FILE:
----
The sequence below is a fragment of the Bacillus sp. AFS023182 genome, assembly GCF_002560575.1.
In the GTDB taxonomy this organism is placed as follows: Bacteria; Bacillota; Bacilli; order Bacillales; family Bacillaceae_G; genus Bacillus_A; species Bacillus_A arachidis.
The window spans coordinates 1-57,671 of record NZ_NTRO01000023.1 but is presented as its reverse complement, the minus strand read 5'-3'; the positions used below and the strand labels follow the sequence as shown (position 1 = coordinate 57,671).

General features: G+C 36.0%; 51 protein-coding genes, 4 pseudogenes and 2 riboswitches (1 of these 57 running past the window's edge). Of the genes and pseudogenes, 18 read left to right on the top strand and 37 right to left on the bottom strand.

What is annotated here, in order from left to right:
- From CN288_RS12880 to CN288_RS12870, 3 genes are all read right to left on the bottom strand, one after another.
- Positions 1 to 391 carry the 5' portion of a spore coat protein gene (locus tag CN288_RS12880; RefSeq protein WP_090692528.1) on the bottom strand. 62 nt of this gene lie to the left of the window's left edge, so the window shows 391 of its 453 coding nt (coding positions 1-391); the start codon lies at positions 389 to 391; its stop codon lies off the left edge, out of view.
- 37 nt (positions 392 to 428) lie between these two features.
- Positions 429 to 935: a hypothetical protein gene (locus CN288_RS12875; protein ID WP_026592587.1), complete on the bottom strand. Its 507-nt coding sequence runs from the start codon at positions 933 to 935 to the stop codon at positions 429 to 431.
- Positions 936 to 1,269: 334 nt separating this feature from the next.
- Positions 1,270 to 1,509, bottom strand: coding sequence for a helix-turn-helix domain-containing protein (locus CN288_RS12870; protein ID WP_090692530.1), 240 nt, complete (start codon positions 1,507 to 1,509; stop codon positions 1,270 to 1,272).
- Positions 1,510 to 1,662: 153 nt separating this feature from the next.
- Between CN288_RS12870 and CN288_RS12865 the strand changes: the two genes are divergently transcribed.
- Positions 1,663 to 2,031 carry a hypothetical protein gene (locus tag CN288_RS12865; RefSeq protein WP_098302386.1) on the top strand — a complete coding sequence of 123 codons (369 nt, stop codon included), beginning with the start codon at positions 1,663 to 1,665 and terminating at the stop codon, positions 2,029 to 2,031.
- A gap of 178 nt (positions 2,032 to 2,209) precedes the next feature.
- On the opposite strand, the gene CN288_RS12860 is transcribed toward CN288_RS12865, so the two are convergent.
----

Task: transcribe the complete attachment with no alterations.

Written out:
The sequence below is a fragment of the Bacillus sp. AFS023182 genome, assembly GCF_002560575.1.
In the GTDB taxonomy this organism is placed as follows: Bacteria; Bacillota; Bacilli; order Bacillales; family Bacillaceae_G; genus Bacillus_A; species Bacillus_A arachidis.
The window spans coordinates 1-57,671 of record NZ_NTRO01000023.1 but is presented as its reverse complement, the minus strand read 5'-3'; the positions used below and the strand labels follow the sequence as shown (position 1 = coordinate 57,671).

General features: G+C 36.0%; 51 protein-coding genes, 4 pseudogenes and 2 riboswitches (1 of these 57 running past the window's edge). Of the genes and pseudogenes, 18 read left to right on the top strand and 37 right to left on the bottom strand.

What is annotated here, in order from left to right:
- From CN288_RS12880 to CN288_RS12870, 3 genes are all read right to left on the bottom strand, one after another.
- Positions 1 to 391 carry the 5' portion of a spore coat protein gene (locus tag CN288_RS12880; RefSeq protein WP_090692528.1) on the bottom strand. 62 nt of this gene lie to the left of the window's left edge, so the window shows 391 of its 453 coding nt (coding positions 1-391); the start codon lies at positions 389 to 391; its stop codon lies off the left edge, out of view.
- 37 nt (positions 392 to 428) lie between these two features.
- Positions 429 to 935: a hypothetical protein gene (locus CN288_RS12875; protein ID WP_026592587.1), complete on the bottom strand. Its 507-nt coding sequence runs from the start codon at positions 933 to 935 to the stop codon at positions 429 to 431.
- Positions 936 to 1,269: 334 nt separating this feature from the next.
- Positions 1,270 to 1,509, bottom strand: coding sequence for a helix-turn-helix domain-containing protein (locus CN288_RS12870; protein ID WP_090692530.1), 240 nt, complete (start codon positions 1,507 to 1,509; stop codon positions 1,270 to 1,272).
- Positions 1,510 to 1,662: 153 nt separating this feature from the next.
- Between CN288_RS12870 and CN288_RS12865 the strand changes: the two genes are divergently transcribed.
- Positions 1,663 to 2,031 carry a hypothetical protein gene (locus tag CN288_RS12865; RefSeq protein WP_098302386.1) on the top strand — a complete coding sequence of 123 codons (369 nt, stop codon included), beginning with the start codon at positions 1,663 to 1,665 and terminating at the stop codon, positions 2,029 to 2,031.
- A gap of 178 nt (positions 2,032 to 2,209) precedes the next feature.
- On the opposite strand, the gene CN288_RS12860 is transcribed toward CN288_RS12865, so the two are convergent.